[Taxacom] Type specimen

Chris Thompson xelaalex at cox.net
Fri May 17 20:40:07 CDT 2013


Yes, Stephen,

Linnaeus did describe 5 variants of his Homo sapiens and did not indicate 
which was the typical form.

Look at the original description:

Sapiens.     1. [diagnosis] followed by some references.

then [alpha] - Americanus
         [beta] - Europaeus
         [gamma] - Asiaticus
         [delta] - Afer
         [epsilon] - Monstrosus

First one can argue whether these are "subspecies" or not, but what ever 
they are they are based on types, that is, specimens that Linnaeus observed 
or knew from the literature.

AND there are all equally available for lectotype designation of the 
species. Hence, the first reviser can select any and then restrict the name 
accordingly.

As for the statement about "no type series ..." ALL available / valid 
descriptions have type specimens. If they did not, then the description 
would be of an hypothetical concept and exclude from Zoological Nomenclature 
(ICZN). The issue for some descriptions, however, is the determination of 
the type series. Which as here can be difficult, but can be done.

Oh, well ...

Chris

-----Original Message----- 
From: Stephen Thorpe
Sent: Friday, May 17, 2013 9:05 PM
To: Doug Yanega ; taxacom at mailman.nhm.ku.edu
Subject: Re: [Taxacom] Type specimen

Actually, no! There can be no type series for Homo sapiens. Linnaeus split 
it up into named variants, which left no room for "typical" H. sapiens. No 
specimens qualify for type status. The availability of the name is 
unaffected, however ...

Stephen


________________________________
From: Doug Yanega <dyanega at ucr.edu>
To: "taxacom at mailman.nhm.ku.edu" <taxacom at mailman.nhm.ku.edu>
Sent: Saturday, 18 May 2013 12:50 PM
Subject: Re: [Taxacom] Type specimen


On 5/17/13 5:38 PM, Andy Mabbett wrote:
> Which is the type specimen for Homo sapiens?
> _______________________________________________
>
Linnaeus is the holotype by implied monotypy. ICZN Chapter 16, Art
72.4.1 states: "The type series of a nominal species-group taxon
consists of all the specimens included by the author in the new nominal
taxon (whether directly or by bibliographic reference)". The important
things are that it says (1) specimens, and (2) "included by" not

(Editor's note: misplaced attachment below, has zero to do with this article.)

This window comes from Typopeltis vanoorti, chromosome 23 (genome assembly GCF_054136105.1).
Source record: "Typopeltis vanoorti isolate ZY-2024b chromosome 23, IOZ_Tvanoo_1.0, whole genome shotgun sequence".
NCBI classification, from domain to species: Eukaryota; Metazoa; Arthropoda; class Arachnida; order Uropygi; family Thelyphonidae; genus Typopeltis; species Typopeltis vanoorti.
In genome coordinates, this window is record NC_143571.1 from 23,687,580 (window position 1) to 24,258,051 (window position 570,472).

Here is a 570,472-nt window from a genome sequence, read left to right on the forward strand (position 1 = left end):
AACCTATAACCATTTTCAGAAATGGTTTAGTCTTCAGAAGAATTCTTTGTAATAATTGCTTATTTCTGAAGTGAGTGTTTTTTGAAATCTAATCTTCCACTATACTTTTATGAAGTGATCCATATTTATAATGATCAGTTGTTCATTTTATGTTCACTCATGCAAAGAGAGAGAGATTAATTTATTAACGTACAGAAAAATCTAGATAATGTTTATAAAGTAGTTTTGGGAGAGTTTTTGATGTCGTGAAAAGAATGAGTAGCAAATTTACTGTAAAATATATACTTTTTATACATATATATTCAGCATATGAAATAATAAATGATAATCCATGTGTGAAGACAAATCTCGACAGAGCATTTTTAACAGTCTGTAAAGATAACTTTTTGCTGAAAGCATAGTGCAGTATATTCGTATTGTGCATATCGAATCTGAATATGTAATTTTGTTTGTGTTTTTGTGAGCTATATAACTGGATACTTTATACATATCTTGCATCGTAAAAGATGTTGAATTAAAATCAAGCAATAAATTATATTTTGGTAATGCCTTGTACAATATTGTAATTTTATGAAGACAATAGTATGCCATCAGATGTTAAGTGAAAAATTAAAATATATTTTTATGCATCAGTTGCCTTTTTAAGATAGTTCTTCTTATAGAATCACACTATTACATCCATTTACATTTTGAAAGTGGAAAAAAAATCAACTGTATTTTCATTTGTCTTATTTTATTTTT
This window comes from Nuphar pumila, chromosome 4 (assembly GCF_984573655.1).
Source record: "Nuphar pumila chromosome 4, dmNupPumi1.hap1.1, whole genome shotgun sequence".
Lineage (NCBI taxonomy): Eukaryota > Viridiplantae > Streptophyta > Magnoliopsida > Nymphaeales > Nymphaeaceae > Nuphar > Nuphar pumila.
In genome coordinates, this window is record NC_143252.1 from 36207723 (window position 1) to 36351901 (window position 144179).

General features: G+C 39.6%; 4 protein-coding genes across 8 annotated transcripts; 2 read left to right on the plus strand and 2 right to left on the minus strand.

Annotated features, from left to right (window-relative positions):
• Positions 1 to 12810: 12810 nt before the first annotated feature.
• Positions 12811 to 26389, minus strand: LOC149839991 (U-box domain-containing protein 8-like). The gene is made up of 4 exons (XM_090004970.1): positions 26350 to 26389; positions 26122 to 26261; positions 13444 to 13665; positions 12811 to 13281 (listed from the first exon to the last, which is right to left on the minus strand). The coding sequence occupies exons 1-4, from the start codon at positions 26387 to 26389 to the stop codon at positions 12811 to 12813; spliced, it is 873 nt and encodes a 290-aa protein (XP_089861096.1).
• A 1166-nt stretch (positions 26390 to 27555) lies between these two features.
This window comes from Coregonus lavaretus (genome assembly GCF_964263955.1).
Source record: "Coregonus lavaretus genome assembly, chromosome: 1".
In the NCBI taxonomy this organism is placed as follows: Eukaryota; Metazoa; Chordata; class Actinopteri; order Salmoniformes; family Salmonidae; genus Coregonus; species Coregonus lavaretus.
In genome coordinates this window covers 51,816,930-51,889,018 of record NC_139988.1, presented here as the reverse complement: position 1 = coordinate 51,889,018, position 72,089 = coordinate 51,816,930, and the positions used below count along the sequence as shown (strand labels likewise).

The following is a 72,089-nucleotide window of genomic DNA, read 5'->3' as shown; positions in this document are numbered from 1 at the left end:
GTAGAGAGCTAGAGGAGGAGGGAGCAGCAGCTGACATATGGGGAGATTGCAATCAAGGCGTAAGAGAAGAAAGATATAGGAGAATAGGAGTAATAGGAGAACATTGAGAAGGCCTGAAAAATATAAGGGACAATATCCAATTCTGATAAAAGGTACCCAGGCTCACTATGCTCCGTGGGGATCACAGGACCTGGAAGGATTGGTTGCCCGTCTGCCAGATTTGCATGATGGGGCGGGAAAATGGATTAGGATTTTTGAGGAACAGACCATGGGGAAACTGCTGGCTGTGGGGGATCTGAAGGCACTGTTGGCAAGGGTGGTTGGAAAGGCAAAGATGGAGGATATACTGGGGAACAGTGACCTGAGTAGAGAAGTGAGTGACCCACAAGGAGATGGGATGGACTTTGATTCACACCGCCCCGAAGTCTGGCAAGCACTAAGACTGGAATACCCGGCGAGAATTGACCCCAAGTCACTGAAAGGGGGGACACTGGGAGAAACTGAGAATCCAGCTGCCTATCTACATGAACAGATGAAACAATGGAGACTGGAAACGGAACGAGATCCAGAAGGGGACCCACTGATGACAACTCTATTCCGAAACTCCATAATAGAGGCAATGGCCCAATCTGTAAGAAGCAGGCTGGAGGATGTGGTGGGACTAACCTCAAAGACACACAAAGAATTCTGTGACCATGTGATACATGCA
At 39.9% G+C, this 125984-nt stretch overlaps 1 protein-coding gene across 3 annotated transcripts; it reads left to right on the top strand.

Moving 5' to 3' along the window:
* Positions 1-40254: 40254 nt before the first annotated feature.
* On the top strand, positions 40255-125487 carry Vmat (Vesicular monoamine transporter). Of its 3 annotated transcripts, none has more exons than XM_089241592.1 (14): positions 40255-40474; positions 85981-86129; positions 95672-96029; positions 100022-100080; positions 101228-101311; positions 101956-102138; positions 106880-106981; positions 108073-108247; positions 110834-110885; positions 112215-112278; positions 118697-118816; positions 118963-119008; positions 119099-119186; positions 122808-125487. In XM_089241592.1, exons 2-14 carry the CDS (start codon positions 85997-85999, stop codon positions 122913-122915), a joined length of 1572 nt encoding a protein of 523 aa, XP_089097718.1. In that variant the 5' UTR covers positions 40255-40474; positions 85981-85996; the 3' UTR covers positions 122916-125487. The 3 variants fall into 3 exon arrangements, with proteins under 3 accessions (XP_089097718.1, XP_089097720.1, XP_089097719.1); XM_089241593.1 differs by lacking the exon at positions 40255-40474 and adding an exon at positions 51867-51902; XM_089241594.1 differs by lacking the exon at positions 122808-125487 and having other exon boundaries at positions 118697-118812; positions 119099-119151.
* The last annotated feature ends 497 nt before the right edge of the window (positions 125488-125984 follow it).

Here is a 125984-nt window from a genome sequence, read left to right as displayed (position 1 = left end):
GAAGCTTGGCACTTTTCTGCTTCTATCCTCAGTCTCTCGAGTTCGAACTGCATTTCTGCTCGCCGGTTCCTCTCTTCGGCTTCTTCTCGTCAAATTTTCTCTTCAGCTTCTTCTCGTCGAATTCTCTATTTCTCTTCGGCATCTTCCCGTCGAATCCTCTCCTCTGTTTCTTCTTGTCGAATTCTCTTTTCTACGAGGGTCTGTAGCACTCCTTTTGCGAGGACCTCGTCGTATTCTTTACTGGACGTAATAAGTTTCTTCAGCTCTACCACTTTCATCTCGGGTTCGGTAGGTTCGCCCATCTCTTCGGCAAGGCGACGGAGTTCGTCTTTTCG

"examined by". Then see Article 72.4.1.1 - "For a nominal species or
subspecies established before 2000, any evidence, published or
unpublished, may be taken into account to determine what specimens
constitute the type series." and Article 73.1.2 - "If the nominal
species-group taxon is based on a single specimen, either so stated or
implied in the original publication, that specimen is the holotype fixed
by monotypy (see Recommendation 73F). If the taxon was established
before 2000 evidence derived from outside the work itself may be taken
into account [Art. 72.4.1.1] to help identify the specimen." Linnaeus
made no explicit mention of any specimens that would have been in
addition to his own person, so Art. 72.4.1.1 taken together with 73.1.2
(an implied single specimen) resolves the issue of /Homo sapiens/ as
having a holotype by monotypy.

There are no syntypes, and no neotypes, despite claims of such that
appear in the literature (some published before the modern version of
the Code).

-- 
Doug Yanega      Dept. of Entomology      Entomology Research Museum
Univ. of California, Riverside, CA 92521-0314    skype: dyanega
phone: (951) 827-4315 (disclaimer: opinions are mine, not UCR's)
              http://cache.ucr.edu/~heraty/yanega.html
  "There are some enterprises in which a careful disorderliness
        is the true method" - Herman Melville, Moby Dick, Chap. 82

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